Mar 17, 2015

Spring-like Weather Finally arrives in the Midwest

Author: Michael Cordonnier/Soybean & Corn Advisor, Inc.

The first day of spring occurs on Friday, March 20th and finally the weather across the Midwest is starting to look more like spring. The survey for the USDA Prospective Planting Report from the USDA is currently underway and it will be released on March 31st. In the meantime, let's take an early look at the 2015 growing season in the United States.

For the last several months there have been a lot analysts with the opinion that there will be a huge increase in soybean acreage and a corresponding similar decrease in corn acreage. The main justification for the change was basically that soybeans are cheaper to plant and not as risky as corn. I think it's more complicated than just that and I did not agree that there will be a huge increase in soybean acreage.

I am anticipating that the 2015 U.S. soybean acreage might increase 1-2 million acres compared to the 83.7 million planted in 2014. For corn, I think the 2015 U.S. corn acreage might decline 1-1.5 million acres compared to the 90.6 million planted in 2014. Even though corn is more expensive to plant, it still offers a better return than soybeans (at least at the current prices). As far as potential yields are concerned, I would start off the growing season by estimating the 2015 U.S. corn yield at 166-167 bu/ac and the soybean yield at 45-46 bu/ac.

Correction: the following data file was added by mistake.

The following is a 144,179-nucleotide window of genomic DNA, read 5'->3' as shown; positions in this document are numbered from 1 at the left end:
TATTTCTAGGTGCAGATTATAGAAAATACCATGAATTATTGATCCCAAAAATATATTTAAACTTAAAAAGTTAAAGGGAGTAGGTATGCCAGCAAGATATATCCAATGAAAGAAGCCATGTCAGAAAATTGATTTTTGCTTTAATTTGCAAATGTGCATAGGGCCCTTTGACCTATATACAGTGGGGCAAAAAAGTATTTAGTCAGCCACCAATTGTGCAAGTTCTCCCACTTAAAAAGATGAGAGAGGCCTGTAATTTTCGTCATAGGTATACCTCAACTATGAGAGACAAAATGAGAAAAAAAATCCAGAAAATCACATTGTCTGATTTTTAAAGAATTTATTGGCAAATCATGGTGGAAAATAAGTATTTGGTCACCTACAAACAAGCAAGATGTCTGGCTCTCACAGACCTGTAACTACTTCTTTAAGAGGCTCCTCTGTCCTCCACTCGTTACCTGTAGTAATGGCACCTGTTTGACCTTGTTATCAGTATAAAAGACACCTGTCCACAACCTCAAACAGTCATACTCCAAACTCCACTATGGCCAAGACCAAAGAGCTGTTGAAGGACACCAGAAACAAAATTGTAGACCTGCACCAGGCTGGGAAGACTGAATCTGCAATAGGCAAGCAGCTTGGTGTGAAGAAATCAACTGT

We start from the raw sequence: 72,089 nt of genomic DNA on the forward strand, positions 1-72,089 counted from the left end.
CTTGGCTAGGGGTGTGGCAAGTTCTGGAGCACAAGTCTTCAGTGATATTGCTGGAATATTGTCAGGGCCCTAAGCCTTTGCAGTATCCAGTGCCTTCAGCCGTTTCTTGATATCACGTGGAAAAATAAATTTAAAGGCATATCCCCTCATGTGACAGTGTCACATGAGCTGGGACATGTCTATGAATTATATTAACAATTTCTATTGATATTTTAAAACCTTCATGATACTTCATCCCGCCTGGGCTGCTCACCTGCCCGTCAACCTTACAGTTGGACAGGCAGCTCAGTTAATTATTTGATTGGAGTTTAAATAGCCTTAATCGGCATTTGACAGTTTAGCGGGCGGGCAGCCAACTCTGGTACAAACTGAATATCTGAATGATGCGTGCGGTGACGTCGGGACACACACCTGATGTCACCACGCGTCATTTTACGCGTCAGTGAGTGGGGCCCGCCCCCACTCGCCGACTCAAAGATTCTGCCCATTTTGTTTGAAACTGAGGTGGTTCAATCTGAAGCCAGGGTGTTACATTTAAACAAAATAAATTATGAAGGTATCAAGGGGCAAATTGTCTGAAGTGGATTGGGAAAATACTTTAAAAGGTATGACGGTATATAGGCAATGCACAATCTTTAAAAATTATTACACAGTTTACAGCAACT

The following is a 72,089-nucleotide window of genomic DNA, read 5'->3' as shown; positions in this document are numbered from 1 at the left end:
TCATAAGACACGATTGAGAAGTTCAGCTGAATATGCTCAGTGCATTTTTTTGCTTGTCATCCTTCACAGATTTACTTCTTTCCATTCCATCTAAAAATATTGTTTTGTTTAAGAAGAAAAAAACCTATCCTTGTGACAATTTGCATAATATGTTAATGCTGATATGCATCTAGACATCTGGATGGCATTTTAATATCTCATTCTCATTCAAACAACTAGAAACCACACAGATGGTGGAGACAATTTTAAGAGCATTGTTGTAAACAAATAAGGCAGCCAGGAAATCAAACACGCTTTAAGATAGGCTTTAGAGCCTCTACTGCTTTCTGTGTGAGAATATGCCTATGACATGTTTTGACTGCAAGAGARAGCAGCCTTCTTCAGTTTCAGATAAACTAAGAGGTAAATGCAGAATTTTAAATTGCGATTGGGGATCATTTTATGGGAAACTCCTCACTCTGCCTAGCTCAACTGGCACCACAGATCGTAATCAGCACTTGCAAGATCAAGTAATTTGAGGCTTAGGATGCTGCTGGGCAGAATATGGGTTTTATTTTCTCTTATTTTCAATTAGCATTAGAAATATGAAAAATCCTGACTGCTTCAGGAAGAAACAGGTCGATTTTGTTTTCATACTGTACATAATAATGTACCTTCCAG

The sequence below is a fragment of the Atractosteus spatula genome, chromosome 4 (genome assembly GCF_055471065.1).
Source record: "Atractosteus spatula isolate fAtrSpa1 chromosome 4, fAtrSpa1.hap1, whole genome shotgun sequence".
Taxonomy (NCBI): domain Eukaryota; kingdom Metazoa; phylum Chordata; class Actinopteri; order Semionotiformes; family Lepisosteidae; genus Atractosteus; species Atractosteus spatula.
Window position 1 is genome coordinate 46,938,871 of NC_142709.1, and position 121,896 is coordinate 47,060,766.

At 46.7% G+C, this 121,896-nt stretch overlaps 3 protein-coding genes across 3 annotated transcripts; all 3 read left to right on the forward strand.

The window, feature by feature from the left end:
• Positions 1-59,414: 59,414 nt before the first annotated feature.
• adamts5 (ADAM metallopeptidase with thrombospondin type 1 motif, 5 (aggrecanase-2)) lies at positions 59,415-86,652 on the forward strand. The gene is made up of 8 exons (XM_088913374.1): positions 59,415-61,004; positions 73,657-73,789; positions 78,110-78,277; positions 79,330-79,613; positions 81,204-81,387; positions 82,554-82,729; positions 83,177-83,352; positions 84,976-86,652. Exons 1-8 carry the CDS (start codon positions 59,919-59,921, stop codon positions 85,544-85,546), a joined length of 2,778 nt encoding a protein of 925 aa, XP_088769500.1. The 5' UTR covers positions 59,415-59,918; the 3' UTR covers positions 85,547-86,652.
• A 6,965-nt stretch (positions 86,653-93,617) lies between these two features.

The state where probably the biggest switch in crops will occur is North Dakota where there could be as much as one million acres of corn switched to soybeans. Corn yields in North Dakota are relatively low compared to the rest of the country and farmers in the state receive lower prices for their corn due to the weak basis caused by transportation problems in the state. When corn prices were seven or eight dollars a bushel, corn production looked good in North Dakota. It doesn't look so good when prices are three to four dollars a bushel or even lower due to the weak basis.

If there is going to be a switch in crop acreage in the Midwest, it might be more in the fringe areas where the corn yields are generally lower. I think most farmers in the heart of the Midwest will stay with their long term rotations. As a result, by eliminating some of the lower yielding locations, that could help support the nationwide corn yield. Conversely, by having more soybeans grown in the fringe areas, it could hurt the nationwide soybean yield.

Midwest weather - I know it is early to be worried about weather and soil moisture, but I think the one area of concern that needs to be watched is the northwestern Corn Belt. The soil moisture in North Dakota, South Dakota, and Minnesota is relatively short after low snowfall this winter. Dry soils in the spring are good in the short term because it allows for early field work. The concern is that there may be moisture deficits in the summertime if the soil moisture is not recharged with spring rains.